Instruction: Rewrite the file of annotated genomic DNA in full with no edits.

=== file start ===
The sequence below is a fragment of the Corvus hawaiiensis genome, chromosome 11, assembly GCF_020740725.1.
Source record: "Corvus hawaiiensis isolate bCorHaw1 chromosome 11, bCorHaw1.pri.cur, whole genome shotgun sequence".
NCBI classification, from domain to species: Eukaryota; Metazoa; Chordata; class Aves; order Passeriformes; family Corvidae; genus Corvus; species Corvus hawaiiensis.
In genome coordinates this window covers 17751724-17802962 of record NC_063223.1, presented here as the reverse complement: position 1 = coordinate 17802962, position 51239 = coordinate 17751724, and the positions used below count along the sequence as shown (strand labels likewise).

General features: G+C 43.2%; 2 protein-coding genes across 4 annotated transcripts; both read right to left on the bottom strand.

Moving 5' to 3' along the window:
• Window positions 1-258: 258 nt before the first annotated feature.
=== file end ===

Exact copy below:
The sequence below is a fragment of the Corvus hawaiiensis genome, chromosome 11, assembly GCF_020740725.1.
Source record: "Corvus hawaiiensis isolate bCorHaw1 chromosome 11, bCorHaw1.pri.cur, whole genome shotgun sequence".
NCBI classification, from domain to species: Eukaryota; Metazoa; Chordata; class Aves; order Passeriformes; family Corvidae; genus Corvus; species Corvus hawaiiensis.
In genome coordinates this window covers 17751724-17802962 of record NC_063223.1, presented here as the reverse complement: position 1 = coordinate 17802962, position 51239 = coordinate 17751724, and the positions used below count along the sequence as shown (strand labels likewise).

General features: G+C 43.2%; 2 protein-coding genes across 4 annotated transcripts; both read right to left on the bottom strand.

Moving 5' to 3' along the window:
• Window positions 1-258: 258 nt before the first annotated feature.